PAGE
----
Defense Minister Moshe Ya'alon on a tour of the Syrian-Israeli border on Tuesday, December 3, 2013.
Defense Minister Moshe Ya'alon on a tour of the Syrian-Israeli border on Tuesday, December 3, 2013. Photo by Ariel Hermoni / Defense Ministry
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The Israel Defense Forces has been providing humanitarian aid to Syrians living near the border, Defense Minister Moshe Ya’alon revealed on Tuesday during a tour of the frontier.

According to Ya’alon, Israel has sent water and food, including baby foods, across the border, and has been helping the Syrians prepare for winter.

“Given the fact that these villages are besieged and have no access to anyplace else, we are helping for humanitarian reasons,” the defense minister said. Haaretz has learned that the food is being transferred to the Syrian villages via the United Nations Disengagement Observer Force. Sometimes, however, IDF soldiers lay aid packages just across the border and the village residents collect them.

This assistance supplements the medical treatment that has been provided to wounded Syrians, both at IDF field hospitals set up along the border and in Israeli hospitals. Ya’alon promised that the disagreement the defense and health ministries over who would pay for the medical treatment provided to hundreds of wounded Syrians would be resolved shortly.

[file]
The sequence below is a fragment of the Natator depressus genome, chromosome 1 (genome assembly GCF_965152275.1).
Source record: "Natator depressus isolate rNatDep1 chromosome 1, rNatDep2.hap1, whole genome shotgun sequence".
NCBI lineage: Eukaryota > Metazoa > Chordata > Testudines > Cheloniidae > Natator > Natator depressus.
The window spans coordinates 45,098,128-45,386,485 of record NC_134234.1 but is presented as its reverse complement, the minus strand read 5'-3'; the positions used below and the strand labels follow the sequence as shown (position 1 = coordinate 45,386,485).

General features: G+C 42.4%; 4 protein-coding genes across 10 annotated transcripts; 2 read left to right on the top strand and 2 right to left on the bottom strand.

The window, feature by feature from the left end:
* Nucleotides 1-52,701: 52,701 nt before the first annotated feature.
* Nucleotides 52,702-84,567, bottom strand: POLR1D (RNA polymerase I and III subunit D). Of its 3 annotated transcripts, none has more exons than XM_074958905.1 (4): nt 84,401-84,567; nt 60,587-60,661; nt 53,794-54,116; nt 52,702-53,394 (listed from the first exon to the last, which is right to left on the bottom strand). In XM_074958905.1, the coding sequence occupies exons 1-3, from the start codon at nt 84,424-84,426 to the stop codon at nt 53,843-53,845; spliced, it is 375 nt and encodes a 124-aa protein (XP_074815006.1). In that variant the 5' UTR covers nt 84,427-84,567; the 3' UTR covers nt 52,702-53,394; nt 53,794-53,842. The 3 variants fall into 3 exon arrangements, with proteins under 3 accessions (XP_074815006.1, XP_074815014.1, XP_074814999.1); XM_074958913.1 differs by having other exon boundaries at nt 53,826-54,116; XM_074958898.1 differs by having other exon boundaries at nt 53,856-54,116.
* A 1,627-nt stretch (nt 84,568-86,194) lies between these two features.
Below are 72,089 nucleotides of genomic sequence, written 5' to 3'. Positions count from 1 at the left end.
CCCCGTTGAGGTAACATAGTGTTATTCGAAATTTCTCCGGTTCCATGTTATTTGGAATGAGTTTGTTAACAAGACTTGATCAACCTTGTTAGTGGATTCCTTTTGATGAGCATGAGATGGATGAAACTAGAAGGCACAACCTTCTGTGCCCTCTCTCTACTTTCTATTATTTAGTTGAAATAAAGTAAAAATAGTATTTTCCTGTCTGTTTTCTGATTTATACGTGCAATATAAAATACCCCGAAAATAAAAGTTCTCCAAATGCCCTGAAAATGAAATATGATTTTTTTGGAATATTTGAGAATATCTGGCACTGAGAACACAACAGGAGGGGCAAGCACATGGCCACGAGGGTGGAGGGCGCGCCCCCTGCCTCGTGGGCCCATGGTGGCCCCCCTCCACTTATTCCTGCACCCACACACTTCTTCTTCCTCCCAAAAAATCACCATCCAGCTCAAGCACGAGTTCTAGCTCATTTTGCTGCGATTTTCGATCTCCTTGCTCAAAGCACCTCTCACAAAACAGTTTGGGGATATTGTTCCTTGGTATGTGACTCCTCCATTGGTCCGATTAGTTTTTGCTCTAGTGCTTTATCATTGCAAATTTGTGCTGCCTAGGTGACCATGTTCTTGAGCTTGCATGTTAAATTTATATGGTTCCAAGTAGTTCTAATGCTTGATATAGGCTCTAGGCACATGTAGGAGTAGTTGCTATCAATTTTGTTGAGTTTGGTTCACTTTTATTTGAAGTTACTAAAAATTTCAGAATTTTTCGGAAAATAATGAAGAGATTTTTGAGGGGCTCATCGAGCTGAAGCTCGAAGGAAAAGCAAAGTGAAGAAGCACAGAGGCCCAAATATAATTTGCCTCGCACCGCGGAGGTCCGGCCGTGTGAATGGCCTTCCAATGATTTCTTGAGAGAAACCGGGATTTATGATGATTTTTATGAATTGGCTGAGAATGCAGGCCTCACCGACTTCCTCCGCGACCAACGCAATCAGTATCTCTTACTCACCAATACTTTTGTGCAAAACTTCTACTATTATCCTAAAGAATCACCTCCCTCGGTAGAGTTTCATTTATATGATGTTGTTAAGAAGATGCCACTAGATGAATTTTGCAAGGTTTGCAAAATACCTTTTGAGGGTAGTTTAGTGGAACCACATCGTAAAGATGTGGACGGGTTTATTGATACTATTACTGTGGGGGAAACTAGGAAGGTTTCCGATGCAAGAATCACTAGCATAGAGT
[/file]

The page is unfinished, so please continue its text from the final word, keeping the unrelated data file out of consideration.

Addressing the incident on Monday in which the IDF fired into Syria after its troops were shot at on the Golan Heights, Yaa’lon said that the Syrian fire had come from a single soldier.

“It’s not the first time, but these are local initiatives as far as we know,” and not at the behest of the Syrian government, he said. “But there’s no violating our sovereignty. Whoever tries to violate our sovereignty will get hurt, whether it is an individual solider, or a cannon, mortar or machine gun position. We will continue [to respond] in the future as we have until now.”

Ya’alon also addressed the situation in Gaza and the exposé in Haaretz that the government plans to allow building materials into Gaza for some large construction projects coordinated by international organizations.

“Hamas could have chosen to grow and export strawberries and not to manufacture and export rockets and missiles,” he said. “If not for this situation, we would not have blocked, for example, the transfer of pipes, that are used by them to make rockets, or the entrance of cement that has been used by them recently to dig and build attack tunnels.” He stressed that “there is no siege on the Gaza Strip.”

Ya’alon said he had decided to reconsider Israel’s decision to stop the transfer of building materials after being contacted by United Nations Secretary General Ban Ki-moon about a week ago. He said he agreed to reconsider “on two conditions: That he [Ban] issue a declaration condemning Hamas’ use of cement for tunnels, and that a representative of his should tell us exactly how much cement was needed and for which project, and commit to making sure it didn’t reach Hamas to be used for terror.”

According to Ya’alon, the cement slated to be sent into Gaza is expected to be used to build schools for the United Nations Relief and Works Agency.